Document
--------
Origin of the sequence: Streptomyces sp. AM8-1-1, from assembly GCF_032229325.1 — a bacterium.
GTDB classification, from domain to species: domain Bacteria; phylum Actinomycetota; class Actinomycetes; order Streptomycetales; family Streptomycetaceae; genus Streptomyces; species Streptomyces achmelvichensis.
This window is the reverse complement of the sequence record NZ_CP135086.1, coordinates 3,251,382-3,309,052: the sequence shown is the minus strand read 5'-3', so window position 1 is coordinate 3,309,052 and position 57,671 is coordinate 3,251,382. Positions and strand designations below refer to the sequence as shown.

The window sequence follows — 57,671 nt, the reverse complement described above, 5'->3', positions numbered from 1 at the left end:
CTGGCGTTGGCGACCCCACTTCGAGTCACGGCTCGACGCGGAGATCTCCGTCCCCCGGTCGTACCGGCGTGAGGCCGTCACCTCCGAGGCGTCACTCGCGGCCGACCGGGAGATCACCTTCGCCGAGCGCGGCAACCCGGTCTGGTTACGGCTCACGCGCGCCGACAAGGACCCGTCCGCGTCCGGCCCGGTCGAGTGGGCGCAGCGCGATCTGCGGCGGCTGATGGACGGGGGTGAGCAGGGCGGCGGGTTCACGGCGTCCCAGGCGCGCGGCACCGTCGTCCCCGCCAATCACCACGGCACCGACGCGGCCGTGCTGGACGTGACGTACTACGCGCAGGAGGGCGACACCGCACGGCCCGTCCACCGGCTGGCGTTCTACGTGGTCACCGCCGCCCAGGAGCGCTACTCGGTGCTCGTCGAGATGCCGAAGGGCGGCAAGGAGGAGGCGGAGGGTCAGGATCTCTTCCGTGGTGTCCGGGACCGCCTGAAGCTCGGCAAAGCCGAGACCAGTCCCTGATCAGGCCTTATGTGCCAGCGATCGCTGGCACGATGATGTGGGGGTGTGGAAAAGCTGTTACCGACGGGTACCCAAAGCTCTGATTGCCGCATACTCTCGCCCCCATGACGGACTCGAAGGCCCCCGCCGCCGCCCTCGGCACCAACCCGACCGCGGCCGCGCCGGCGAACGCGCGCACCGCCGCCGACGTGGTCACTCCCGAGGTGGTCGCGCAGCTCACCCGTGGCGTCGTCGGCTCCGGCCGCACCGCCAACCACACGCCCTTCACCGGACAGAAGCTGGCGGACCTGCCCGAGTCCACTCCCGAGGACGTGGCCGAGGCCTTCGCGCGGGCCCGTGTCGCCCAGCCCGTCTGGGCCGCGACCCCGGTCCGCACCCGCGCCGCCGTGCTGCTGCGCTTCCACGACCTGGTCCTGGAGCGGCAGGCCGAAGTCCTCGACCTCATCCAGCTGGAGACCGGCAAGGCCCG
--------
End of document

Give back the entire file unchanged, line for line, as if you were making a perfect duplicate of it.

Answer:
Origin of the sequence: Streptomyces sp. AM8-1-1, from assembly GCF_032229325.1 — a bacterium.
GTDB classification, from domain to species: domain Bacteria; phylum Actinomycetota; class Actinomycetes; order Streptomycetales; family Streptomycetaceae; genus Streptomyces; species Streptomyces achmelvichensis.
This window is the reverse complement of the sequence record NZ_CP135086.1, coordinates 3,251,382-3,309,052: the sequence shown is the minus strand read 5'-3', so window position 1 is coordinate 3,309,052 and position 57,671 is coordinate 3,251,382. Positions and strand designations below refer to the sequence as shown.

The window sequence follows — 57,671 nt, the reverse complement described above, 5'->3', positions numbered from 1 at the left end:
CTGGCGTTGGCGACCCCACTTCGAGTCACGGCTCGACGCGGAGATCTCCGTCCCCCGGTCGTACCGGCGTGAGGCCGTCACCTCCGAGGCGTCACTCGCGGCCGACCGGGAGATCACCTTCGCCGAGCGCGGCAACCCGGTCTGGTTACGGCTCACGCGCGCCGACAAGGACCCGTCCGCGTCCGGCCCGGTCGAGTGGGCGCAGCGCGATCTGCGGCGGCTGATGGACGGGGGTGAGCAGGGCGGCGGGTTCACGGCGTCCCAGGCGCGCGGCACCGTCGTCCCCGCCAATCACCACGGCACCGACGCGGCCGTGCTGGACGTGACGTACTACGCGCAGGAGGGCGACACCGCACGGCCCGTCCACCGGCTGGCGTTCTACGTGGTCACCGCCGCCCAGGAGCGCTACTCGGTGCTCGTCGAGATGCCGAAGGGCGGCAAGGAGGAGGCGGAGGGTCAGGATCTCTTCCGTGGTGTCCGGGACCGCCTGAAGCTCGGCAAAGCCGAGACCAGTCCCTGATCAGGCCTTATGTGCCAGCGATCGCTGGCACGATGATGTGGGGGTGTGGAAAAGCTGTTACCGACGGGTACCCAAAGCTCTGATTGCCGCATACTCTCGCCCCCATGACGGACTCGAAGGCCCCCGCCGCCGCCCTCGGCACCAACCCGACCGCGGCCGCGCCGGCGAACGCGCGCACCGCCGCCGACGTGGTCACTCCCGAGGTGGTCGCGCAGCTCACCCGTGGCGTCGTCGGCTCCGGCCGCACCGCCAACCACACGCCCTTCACCGGACAGAAGCTGGCGGACCTGCCCGAGTCCACTCCCGAGGACGTGGCCGAGGCCTTCGCGCGGGCCCGTGTCGCCCAGCCCGTCTGGGCCGCGACCCCGGTCCGCACCCGCGCCGCCGTGCTGCTGCGCTTCCACGACCTGGTCCTGGAGCGGCAGGCCGAAGTCCTCGACCTCATCCAGCTGGAGACCGGCAAGGCCCG